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Homebuyers - Beware Of Hidden Pet Damage

By Alan Fletcher - 30-year Carpet Expert, Consumer Advocate


Unsuspecting homebuyers who purchase previously owned homes might end up with less than they bargained for with the existing carpet and flooring. The number one problem is the odor and damage caused by pet urine, which is at times difficult to detect. 


It could be days or weeks before the problem is discovered and is often long after the new owners have moved in. When shopping for a home it is very important to thoroughly inspect the carpet for pet urine damage before making any offer to buy a previously owned home.

Pet odors may not be so obvious.

When touring a home for sale, a homebuyer may not immediately notice the odor from pet urine if the carpet has been cleaned recently and might therefore assume that the carpet is in good condition. Similarly, if a homebuyer tours a home while it is unheated or when doors or windows are wide open, odors from pet urine will be less noticeable. Pet urine odor will be easiest to detect in the winter months while the heat is on, and also when air circulation is limited during hot summer days.

Carpet cleaning won't solve the problem.

Pet urine is very difficult to completely remove from carpet because it often soaks through the surface fibers into the carpet backing and may even become embedded into the padding and flooring below. Having the carpets professionally cleaned may help temporarily but the underlying damage caused from pet urine will not be solved and the urine odor will quickly return.

How to protect yourself.

It's not enough just to ask the seller if there is or has ever been a pet urine problem because people who have pets can become so accustomed the odor from pet urine that they may be unaware of the severity of the problem. In order for a homebuyer to know for sure if there is a pet urine problem they will need to conduct their own investigation.


The best way to determine the presence of pet urine damage would be to pull up the carpet and padding in a corner of the room and look for obvious signs of urine stains. A less popular method is to just get right down on the floor and use your nose to smell the carpet in suspected areas. Yikes!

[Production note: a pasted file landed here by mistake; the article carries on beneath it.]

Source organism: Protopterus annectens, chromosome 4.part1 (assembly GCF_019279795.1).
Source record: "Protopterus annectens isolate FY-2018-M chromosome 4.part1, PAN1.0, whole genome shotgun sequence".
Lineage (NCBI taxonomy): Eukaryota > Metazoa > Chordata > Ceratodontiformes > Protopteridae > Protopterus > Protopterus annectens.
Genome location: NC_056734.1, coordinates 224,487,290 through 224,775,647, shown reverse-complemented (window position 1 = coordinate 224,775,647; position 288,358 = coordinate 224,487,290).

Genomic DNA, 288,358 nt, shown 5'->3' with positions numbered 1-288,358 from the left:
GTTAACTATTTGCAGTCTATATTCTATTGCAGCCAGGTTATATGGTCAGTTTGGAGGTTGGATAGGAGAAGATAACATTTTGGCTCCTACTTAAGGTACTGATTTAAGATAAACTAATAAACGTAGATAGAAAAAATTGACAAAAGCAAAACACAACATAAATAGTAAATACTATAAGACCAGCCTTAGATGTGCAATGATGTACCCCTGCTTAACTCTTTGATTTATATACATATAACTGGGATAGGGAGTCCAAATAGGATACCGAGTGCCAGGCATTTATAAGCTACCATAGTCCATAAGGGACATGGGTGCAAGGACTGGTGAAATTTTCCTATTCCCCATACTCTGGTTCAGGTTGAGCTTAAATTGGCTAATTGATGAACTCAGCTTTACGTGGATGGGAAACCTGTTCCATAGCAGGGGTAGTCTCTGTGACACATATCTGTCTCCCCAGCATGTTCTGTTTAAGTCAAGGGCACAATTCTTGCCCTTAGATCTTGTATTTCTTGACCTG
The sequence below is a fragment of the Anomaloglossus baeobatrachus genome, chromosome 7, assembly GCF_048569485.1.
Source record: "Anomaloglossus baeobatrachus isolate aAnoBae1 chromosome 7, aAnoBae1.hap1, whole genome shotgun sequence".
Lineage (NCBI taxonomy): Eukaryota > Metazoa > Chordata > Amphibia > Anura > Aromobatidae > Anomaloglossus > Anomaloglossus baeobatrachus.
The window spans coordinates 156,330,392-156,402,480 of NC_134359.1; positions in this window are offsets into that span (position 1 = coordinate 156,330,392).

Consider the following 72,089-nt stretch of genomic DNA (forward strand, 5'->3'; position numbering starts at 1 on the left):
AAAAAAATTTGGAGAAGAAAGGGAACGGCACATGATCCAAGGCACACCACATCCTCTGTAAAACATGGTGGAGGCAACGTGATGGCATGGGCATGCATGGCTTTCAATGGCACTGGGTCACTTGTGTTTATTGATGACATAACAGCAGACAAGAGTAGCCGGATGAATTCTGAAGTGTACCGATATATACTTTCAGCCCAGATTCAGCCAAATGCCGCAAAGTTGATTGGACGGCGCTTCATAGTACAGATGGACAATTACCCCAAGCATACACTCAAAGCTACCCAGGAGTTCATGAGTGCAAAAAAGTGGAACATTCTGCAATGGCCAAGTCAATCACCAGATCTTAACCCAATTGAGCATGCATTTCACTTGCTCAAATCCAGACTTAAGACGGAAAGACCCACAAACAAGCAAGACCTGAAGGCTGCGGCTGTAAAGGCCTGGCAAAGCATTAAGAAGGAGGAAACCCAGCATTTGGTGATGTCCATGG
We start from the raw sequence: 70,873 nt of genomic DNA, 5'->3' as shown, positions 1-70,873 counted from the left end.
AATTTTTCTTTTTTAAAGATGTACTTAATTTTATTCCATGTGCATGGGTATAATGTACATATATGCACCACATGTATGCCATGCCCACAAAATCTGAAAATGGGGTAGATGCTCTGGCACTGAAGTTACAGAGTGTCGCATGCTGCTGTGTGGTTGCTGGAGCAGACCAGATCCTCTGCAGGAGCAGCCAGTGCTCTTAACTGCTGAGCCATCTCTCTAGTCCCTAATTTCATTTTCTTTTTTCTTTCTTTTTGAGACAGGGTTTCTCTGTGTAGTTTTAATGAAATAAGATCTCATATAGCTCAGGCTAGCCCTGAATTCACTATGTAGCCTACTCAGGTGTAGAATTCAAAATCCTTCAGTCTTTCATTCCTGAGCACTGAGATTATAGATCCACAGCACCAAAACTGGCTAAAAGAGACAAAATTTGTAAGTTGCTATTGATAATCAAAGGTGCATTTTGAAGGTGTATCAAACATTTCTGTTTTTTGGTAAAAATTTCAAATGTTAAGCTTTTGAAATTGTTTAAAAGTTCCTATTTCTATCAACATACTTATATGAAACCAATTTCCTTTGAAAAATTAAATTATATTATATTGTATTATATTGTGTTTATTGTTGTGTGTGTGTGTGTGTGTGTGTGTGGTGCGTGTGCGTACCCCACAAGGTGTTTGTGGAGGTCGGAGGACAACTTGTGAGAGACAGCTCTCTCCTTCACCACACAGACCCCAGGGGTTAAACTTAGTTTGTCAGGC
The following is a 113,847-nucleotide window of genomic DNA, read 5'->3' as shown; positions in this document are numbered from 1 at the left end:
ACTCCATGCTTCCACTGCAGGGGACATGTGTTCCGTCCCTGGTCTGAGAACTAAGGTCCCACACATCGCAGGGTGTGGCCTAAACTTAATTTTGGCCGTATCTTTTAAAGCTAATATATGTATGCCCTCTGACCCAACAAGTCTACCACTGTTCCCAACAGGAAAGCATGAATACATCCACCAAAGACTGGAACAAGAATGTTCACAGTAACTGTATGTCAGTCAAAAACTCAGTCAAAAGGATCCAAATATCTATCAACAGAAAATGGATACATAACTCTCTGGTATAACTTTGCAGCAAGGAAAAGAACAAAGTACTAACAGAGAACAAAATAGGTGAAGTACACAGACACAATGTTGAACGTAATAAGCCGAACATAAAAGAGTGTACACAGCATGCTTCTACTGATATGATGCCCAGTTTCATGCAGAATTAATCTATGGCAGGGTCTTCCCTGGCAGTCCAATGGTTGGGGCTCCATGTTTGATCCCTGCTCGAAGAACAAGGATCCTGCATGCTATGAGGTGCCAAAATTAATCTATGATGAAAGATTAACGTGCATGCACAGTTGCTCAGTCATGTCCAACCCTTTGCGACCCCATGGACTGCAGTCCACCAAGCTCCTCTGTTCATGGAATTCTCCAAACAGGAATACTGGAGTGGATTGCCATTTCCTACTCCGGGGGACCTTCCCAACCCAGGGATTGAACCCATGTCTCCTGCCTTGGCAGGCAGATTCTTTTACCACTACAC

Pet urine (and many other biological compounds) glow under a black light (also called a UV Light) and that may also be a great method that could be used to locate hidden stains. The room must be darkened for this to be effective. 


Cats tend to go in a quiet corner or in closets to do their business, while dogs will usually urinate in the middle areas of a room without any rhyme or reason. A thorough room by room search may be necessary to discover the scope and severity of the problem.

If it is determined that the carpet has pet urine damage, the total cost to repair the damage and replace the carpet should be considered prior to making an offer to purchase the home. If the damage is severe it is important to treat all affected areas with a product designed to remove the urine with enzymes or by sealing the sub-floor with oil-based sealer to encapsulate the odor.

In some cases, a urine soaked wood sub-floor may need to be removed and have new wood installed. If urine has soaked into the sub floor the problem must be properly addressed before replacing the carpet or the urine odor will once again come up through the new carpet. A contractor should be able to provide a repair estimate.

The Cost to Replace Carpet.

Replacing the carpet in a typical 2-bedroom home could easily cost more than $2500. Prices for carpet vary widely depending on the quality, face weight, type of fiber, and style selected. 


There are other expenses to consider including carpet padding, moving furniture, removing the old carpet and pad, and professional installation. 


Some carpet retailers include some of these items in their carpet price but homeowners are often charged extra if the job requires more than what is considered to be a simple or "basic" installation.



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